Owners also allow more heat to re-enter the freezer each time they open the door. This means that the freezer’s compressor must work even harder to bring the temperature back down.
The Extremes of a Cold Winter
In extreme freezing conditions, certain sensors in common appliances begin to fail. Ice can condense around thermostats and cause them to warm above the garage’s air temperature. A confused thermostat may cause irregular cooling and even a full shutdown of the machine.
If the compressor cuts out for extended periods, the food inside the freezer can warm and begin to thaw. Combinations of high humidity, poor airflow, and being at the lowest point in the home will work against the efficiency of your freezer.
How Do I Get My Freezer to Work in My Unheated Garage?
- The walls that back on to the rest of your home will have the most consistent temperature, so these are the best freezer locations.
- If your garage is already cold, choose a higher setting on the thermostat. Choose the least demanding setting and save electricity – this will also prolong the lifespan of the compressor pump.
- If you have other appliances running in the garage that is in constant operation, you may want to consider moving the freezer next to them. The ambient heat from the motors and other electronic components will heat nearby objects.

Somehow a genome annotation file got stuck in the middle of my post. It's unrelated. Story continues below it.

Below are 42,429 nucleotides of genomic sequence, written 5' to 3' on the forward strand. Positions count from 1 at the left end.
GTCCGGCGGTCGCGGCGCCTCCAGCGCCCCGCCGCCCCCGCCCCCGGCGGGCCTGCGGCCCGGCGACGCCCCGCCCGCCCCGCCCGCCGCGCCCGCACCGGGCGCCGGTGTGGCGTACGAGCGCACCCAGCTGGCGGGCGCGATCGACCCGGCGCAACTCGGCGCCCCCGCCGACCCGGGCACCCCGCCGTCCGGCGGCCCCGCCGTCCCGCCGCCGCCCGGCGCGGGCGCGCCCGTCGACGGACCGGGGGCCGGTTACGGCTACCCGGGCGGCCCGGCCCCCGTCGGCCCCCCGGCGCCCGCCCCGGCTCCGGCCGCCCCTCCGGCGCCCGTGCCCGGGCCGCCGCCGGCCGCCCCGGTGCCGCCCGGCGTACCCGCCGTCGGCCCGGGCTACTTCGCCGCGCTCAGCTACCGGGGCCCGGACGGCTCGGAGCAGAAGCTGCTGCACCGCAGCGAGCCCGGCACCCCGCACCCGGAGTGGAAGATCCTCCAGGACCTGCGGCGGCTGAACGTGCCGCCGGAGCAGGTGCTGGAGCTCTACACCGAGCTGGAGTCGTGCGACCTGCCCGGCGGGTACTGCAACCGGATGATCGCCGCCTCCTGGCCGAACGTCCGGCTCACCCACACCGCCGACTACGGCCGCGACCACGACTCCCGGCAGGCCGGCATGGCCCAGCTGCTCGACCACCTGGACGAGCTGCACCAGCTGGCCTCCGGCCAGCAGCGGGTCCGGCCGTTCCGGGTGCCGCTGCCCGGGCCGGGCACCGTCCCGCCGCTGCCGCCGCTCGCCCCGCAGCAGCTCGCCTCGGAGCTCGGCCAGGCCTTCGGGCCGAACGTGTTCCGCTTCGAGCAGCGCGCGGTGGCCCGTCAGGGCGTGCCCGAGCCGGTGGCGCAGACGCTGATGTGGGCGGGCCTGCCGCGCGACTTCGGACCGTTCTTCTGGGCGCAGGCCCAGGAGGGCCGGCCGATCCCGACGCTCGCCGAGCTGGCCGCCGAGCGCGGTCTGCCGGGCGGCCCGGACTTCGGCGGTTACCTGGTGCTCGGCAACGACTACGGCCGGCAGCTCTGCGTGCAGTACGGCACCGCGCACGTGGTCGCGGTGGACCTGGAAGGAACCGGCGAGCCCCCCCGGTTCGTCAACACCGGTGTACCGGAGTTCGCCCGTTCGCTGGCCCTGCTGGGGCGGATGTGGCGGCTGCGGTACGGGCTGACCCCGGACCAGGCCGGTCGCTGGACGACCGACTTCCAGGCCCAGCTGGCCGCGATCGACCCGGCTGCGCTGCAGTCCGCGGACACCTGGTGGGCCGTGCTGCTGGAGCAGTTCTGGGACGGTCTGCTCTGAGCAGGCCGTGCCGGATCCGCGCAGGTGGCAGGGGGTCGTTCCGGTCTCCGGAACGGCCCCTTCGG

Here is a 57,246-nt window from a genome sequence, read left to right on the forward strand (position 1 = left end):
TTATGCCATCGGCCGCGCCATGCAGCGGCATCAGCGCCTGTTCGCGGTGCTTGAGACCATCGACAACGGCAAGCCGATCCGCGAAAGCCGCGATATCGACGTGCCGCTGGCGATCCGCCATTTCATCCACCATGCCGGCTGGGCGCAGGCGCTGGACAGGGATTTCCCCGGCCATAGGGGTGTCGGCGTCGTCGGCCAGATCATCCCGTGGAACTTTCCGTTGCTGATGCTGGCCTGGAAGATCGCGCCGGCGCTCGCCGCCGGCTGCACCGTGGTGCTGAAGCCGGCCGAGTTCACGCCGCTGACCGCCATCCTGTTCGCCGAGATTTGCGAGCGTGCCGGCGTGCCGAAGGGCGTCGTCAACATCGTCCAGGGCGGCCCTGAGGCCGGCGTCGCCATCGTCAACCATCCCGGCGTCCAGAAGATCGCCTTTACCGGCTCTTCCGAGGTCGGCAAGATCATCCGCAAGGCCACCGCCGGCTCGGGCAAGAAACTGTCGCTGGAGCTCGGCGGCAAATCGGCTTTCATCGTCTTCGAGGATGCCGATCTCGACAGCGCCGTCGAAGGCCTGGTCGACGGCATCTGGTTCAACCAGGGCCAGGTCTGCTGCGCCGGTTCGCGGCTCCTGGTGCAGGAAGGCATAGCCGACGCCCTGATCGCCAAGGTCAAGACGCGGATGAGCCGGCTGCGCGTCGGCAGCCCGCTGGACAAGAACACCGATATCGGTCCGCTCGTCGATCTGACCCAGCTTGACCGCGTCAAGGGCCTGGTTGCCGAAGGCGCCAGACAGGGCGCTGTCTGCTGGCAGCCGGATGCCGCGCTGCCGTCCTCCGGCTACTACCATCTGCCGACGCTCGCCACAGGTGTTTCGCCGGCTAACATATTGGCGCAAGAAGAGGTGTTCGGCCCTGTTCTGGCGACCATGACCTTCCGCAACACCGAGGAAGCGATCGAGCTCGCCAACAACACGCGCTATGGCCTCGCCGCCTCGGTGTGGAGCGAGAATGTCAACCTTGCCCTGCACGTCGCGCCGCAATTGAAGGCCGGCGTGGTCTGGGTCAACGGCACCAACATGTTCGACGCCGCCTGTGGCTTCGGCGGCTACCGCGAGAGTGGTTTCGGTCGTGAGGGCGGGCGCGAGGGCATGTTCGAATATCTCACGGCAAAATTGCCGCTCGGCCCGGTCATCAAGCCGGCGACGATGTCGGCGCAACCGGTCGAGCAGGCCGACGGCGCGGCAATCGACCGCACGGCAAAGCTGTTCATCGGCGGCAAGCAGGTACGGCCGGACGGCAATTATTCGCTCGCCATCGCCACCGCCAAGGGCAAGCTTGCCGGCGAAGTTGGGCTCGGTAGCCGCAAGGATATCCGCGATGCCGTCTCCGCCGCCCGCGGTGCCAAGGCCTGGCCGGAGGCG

- You can try heating your entire garage, but this is expensive and unnecessary in most situations. You can insulate the garage or make a smaller room around your household appliances to make the air temperature more consistent.
- Another way to prevent a freezer from stopping is by making sure that you keep it full, even if it is with ice cubes. A full freezer will keep a consistent temperature and take less time to return to the correct temperature when you add or remove items.
- Changing the pump or putting a regular heater near your freezer may cause damage and invalidate the warranty.
- A dehumidifier prevents ice from building up on the freezer’s pump and radiator. A dry room will prevent the rusting of the freezer box and its components. The dehumidifier will also heat the air in the garage and prevent mold from growing in the drip tray under the unit.